basketball. "It let me know he cared," Kareem says.

Kareem took the next step as a player last season, when his
scoring average rose to 21.1. But for a broken thumb on his
shooting hand, which caused him to miss seven games, he might
have been the Big 12 player of the year. Even playing with a
splint, he lit up Oklahoma for 31 points and won national acclaim
by pouring in 29 in a valiant NCAA tournament loss to Duke, the
eventual champion. Mike Krzyzewski said Kareem could transfer to
Duke anytime. "You can't have him," joked Snyder, a former Blue

Snyder says there's more to his star than Kareem likes to reveal.
When pressed, for instance, Kareem says he scored a 1,250 on the
SAT. "I'll be working on a paper for a week," says his roommate,
Tigers guard Josh Kroenke. "Kareem will write it the day it's
due--and get a better grade than I do." Ask Kareem what he's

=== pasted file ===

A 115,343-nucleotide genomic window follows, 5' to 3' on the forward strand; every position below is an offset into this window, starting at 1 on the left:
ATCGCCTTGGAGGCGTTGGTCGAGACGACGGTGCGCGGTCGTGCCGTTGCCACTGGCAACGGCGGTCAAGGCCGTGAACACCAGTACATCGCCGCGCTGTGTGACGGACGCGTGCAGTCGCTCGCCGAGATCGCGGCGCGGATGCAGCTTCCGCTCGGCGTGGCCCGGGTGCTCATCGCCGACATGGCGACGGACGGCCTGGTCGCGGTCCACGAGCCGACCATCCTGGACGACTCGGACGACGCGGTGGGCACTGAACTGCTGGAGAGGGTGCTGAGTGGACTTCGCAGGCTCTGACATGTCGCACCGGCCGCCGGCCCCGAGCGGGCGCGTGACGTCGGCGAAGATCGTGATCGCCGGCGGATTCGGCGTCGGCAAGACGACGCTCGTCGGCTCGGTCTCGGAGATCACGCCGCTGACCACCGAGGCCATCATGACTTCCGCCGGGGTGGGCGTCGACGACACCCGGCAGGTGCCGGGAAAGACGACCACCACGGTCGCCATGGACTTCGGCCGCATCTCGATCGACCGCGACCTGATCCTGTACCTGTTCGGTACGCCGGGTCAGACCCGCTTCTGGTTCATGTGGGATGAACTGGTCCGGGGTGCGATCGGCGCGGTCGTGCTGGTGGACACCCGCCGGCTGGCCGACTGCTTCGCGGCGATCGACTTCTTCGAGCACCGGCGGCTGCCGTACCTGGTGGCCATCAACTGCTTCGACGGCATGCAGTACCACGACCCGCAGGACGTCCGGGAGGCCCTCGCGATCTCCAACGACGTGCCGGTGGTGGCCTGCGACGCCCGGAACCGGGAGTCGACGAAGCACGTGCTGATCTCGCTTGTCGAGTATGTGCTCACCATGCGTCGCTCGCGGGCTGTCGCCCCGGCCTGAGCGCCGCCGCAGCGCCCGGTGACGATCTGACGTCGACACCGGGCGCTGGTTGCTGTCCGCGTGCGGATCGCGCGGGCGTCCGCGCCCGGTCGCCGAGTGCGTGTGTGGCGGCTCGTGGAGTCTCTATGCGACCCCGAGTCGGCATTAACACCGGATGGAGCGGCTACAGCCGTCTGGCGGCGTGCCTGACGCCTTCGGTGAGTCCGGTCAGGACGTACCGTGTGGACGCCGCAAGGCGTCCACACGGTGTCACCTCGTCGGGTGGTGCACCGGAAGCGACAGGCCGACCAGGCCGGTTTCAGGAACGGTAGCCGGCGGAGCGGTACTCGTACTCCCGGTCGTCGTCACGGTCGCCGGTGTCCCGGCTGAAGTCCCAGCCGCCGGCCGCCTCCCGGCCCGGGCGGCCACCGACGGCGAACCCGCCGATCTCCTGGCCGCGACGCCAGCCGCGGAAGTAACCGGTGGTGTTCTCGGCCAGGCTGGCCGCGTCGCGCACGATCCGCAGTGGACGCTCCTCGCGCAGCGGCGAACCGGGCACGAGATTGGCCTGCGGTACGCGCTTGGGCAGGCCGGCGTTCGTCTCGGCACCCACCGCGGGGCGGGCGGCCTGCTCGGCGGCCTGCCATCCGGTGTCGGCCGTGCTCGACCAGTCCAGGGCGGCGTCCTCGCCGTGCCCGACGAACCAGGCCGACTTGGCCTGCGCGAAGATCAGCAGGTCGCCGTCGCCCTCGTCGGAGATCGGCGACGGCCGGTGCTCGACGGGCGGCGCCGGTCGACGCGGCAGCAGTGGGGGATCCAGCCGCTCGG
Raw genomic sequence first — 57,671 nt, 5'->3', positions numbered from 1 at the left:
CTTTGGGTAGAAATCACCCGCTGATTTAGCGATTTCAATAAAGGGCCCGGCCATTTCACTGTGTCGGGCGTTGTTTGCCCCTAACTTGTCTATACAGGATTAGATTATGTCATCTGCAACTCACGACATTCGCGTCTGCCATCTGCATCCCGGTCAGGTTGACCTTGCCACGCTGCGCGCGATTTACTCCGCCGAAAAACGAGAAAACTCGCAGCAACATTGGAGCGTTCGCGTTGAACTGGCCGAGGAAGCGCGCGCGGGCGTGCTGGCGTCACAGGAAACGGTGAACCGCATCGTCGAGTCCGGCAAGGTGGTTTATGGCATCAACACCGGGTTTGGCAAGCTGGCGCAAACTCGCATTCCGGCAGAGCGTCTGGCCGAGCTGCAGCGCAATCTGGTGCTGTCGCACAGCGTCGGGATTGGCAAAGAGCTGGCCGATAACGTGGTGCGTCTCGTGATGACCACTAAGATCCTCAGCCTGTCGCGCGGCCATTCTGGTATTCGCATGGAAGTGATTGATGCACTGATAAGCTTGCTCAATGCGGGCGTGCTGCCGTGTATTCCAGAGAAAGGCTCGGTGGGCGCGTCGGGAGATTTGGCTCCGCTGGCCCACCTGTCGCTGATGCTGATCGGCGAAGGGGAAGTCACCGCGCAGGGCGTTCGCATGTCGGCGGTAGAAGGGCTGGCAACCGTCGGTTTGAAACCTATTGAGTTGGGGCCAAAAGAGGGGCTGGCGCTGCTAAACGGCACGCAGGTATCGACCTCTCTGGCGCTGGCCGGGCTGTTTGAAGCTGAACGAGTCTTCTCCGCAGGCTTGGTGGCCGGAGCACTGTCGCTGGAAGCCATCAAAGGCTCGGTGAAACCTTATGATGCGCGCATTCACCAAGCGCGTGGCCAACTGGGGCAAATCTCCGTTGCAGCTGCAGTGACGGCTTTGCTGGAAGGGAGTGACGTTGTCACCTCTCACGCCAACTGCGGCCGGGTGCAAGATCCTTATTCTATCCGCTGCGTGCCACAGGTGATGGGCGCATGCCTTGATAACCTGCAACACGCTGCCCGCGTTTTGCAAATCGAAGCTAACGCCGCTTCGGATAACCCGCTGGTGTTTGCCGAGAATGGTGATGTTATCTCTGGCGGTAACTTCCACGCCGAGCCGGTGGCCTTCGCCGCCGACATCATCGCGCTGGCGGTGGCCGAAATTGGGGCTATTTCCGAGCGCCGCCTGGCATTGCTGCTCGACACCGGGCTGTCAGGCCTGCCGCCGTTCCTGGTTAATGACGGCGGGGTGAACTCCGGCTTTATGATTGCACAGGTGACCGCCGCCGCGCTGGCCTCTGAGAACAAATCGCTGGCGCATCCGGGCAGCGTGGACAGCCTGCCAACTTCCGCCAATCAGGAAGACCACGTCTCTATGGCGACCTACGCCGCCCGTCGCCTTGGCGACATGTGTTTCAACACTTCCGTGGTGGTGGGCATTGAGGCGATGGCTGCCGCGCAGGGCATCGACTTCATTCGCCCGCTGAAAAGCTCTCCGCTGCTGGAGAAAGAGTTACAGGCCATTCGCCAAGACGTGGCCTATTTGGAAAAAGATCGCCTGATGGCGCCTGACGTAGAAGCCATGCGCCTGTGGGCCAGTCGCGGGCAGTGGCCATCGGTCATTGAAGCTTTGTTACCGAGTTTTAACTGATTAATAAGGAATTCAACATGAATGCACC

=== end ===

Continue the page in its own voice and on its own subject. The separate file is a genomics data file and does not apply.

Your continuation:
thinking about these days, and he'll describe his idea for a
nationwide chain of sports bars called The Rivalry. "For example,
in Kansas City you'd have Kansas fans on one side and Missouri
fans on the other, with a bar in between," he says. "Then you
could do Florida-Florida State, Michigan-Michigan State and so

On the court he's growing accustomed, ever so slowly, to a
leading role. "Kareem might actually feel guilty that he's better
than JaRon now," says Peter Kite, one of Kareem's best friends
from high school, "but he's finally accepted that he's a premier

He always wanted to be Kareem, not somebody's little brother, but
that never meant he hoped JaRon would fail. "It's weird," Kareem
says. "I'm used to the situation now, but I think my brother's a
star too. He's just taking a different route."